Public Wi-Fi is available on a spotty basis, but it isn’t as widespread, dependable or open as it is in neighboring Vietnam. Mobile phones are ubiquitous, with China Mobile claiming the position of the world’s largest mobile phone company by users, in competition with China Telecom and China Unicom. In late May, China Daily reported that China’s mobile users exceeded 900 million.
It’s maddening on one level to try to function online and watch the pages disappear. Students and faculty initially speculated that the problem was caused by a telecom malfunction, but they moved towards the conclusion that it was a new initiative on the part of the government’s cyber-cops — reckoned to number at least 30,000.
YouTube becomes ‘Youku’
Most Chinese avoid these headaches by simply going to clone sites. The search engine Baidu stands in for Google; the YouTube clone is called, fittingly enough, Youku. Sina is a major news and information provider. Tencent provides both Internet and mobile platforms and is branching out into e-commerce. One of its leading platforms is QQ, a wildly popular SMS service. Facebook-deprived Chinese turn to Renren as one substitute. (Techrice provides a useful overview of the top 15 Chinese social networks.)
Some Chinese versions have an advantage over their American counterparts. Sina’s Weibo has a Twitter-like format with the same 140-character limit on content. But Chinese characters pack far more meaning into the space than the Roman alphabet, which means that short articles can be posted in their entirety, without resorting to bit.ly links.
China’s vast numbers and burgeoning economy have attracted American Internet entrepreneurs. Reuters reports that Facebook’s Mark Zuckerberg is studying Chinese in preparation for a second trip there.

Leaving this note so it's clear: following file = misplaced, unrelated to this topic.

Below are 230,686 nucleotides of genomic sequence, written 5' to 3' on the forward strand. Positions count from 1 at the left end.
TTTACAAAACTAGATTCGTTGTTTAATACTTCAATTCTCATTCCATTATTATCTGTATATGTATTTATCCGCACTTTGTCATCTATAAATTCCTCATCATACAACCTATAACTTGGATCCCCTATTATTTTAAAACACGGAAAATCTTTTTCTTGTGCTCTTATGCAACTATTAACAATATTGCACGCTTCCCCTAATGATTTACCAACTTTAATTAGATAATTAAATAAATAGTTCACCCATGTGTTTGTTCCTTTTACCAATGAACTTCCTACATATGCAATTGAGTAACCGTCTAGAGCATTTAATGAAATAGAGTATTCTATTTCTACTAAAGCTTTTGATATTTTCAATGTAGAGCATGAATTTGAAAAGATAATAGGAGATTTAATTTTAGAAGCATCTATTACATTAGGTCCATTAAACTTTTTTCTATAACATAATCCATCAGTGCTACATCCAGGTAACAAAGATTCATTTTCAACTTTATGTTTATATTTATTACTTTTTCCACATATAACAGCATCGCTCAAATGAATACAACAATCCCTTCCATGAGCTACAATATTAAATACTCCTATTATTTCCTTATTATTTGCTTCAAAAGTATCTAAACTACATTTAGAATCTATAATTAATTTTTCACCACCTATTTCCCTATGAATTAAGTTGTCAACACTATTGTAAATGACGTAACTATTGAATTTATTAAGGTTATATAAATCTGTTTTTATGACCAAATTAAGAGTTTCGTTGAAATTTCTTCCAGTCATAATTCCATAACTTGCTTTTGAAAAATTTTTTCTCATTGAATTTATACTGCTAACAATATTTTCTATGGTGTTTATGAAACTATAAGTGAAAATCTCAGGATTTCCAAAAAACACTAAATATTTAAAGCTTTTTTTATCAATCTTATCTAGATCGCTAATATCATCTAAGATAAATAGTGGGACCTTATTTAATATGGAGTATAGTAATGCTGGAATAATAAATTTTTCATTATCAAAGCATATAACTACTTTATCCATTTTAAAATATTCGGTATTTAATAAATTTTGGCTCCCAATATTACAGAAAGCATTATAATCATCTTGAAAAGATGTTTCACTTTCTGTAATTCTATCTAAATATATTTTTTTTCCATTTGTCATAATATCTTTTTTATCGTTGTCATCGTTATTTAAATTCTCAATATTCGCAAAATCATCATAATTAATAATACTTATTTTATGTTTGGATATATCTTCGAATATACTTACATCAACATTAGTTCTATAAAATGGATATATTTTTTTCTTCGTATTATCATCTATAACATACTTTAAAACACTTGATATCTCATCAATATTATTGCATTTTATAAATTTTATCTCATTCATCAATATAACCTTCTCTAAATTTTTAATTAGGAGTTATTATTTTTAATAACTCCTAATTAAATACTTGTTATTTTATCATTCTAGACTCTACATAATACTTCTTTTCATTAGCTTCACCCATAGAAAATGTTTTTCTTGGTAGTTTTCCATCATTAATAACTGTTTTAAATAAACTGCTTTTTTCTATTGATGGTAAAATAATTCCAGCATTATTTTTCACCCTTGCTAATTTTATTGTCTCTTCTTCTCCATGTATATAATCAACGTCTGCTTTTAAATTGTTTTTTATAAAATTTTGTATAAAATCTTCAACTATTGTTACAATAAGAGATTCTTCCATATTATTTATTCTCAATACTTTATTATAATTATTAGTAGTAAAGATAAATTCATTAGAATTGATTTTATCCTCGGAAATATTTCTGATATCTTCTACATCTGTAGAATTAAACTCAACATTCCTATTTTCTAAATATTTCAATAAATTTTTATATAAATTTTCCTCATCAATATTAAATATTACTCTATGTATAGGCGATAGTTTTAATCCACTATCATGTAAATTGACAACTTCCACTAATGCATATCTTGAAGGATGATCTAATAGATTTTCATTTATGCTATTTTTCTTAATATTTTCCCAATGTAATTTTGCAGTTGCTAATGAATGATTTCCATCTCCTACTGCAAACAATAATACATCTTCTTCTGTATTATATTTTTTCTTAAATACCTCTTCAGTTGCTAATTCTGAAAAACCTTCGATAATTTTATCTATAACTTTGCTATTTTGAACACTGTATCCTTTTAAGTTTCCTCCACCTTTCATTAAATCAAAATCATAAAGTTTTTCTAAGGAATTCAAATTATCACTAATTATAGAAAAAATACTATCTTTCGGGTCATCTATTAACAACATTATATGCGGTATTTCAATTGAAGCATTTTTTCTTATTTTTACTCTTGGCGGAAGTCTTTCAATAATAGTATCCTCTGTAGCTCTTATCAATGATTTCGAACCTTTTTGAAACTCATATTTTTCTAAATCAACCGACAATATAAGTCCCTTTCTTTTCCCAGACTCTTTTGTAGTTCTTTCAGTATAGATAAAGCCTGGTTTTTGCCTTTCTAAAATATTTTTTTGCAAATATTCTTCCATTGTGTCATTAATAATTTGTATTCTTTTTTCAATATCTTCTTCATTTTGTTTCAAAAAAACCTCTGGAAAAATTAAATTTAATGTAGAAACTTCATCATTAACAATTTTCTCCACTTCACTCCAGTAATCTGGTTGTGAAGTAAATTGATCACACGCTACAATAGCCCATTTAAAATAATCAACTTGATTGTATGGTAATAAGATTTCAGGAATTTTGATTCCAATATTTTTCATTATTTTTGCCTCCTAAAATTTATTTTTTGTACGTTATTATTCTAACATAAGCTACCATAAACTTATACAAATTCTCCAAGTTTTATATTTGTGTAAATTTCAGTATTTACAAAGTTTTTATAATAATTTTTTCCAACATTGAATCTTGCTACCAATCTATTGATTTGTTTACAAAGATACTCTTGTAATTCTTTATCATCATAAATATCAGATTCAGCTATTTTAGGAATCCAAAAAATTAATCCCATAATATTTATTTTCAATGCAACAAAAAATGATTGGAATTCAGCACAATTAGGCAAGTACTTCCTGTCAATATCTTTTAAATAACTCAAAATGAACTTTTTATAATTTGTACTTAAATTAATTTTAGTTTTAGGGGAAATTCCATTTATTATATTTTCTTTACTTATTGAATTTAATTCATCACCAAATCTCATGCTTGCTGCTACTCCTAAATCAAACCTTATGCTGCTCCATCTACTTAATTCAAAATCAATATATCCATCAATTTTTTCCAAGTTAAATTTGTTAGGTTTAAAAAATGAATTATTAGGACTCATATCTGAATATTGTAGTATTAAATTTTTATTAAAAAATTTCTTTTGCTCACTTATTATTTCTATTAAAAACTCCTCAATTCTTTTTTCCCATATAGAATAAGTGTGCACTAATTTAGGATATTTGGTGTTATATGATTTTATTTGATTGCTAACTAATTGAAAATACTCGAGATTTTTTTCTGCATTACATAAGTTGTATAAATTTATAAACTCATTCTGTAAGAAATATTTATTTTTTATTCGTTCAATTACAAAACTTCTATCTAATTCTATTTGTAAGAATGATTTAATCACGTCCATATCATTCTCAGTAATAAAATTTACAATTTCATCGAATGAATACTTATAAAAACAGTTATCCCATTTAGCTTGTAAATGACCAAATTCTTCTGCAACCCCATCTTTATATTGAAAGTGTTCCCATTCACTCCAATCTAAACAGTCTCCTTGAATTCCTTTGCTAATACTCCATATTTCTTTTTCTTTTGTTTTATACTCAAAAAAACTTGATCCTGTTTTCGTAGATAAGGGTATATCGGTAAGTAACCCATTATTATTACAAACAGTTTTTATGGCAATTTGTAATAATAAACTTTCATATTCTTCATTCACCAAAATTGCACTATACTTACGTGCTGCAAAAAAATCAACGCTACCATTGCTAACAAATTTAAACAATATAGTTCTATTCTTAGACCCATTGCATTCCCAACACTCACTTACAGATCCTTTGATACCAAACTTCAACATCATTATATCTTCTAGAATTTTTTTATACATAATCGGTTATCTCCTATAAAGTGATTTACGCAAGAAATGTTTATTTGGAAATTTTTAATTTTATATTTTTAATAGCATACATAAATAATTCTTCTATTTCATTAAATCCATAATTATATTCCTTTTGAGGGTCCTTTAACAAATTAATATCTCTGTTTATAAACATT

But the online environment remains both dynamic and dangerous. The Chinese government has been pursuing a national crackdown on dissent that has affected artists and community activists. According to the China Media Project, the repression has been extended to prominent bloggers. Digital media is put to use by state security. In May, there was an unusual jewel theft in the Forbidden City in Beijing. The thief was apprehended in an Internet cafe after he was identified by a combination of surveillance cameras and facial recognition software.
But digital media has helped the press as well. That same week, another Forbidden City scandal revealed that officials had sold off private dining privileges in the palace to a “billionaires club” of wealthy bidders. The story was broken by a China Central Television journalist writing on his microblog, which was then picked up by the traditional media.
China’s technology boom is visible on every street corner, with crowded shop windows full of new devices. It’s more difficult to measure the impact on content. Will wide access help open up China’s news media, or supplement Communist Party propaganda with a barrage of commercial fluff? The answer may come earlier in the south, with its freewheeling economic and political environment. Beijing’s news media is still dominated by the Communist Party, and journalists continue to toe the party line. But the ground has been shifting, and digital media is going to play a major role — on both sides of the wall.
Anne Nelson is an educator, consultant and author in the field of international media strategy. She created and teaches New Media and Development Communications at Columbia’s School of International and Public Affairs (SIPA) and teaches an international teleconference course at Bard College. She is a senior consultant on media, education and philanthropy for Anthony Knerr & Associates. She is on Twitter as @anelsona, was a 2005 Guggenheim Fellow, and is a member of the Council on Foreign Relations.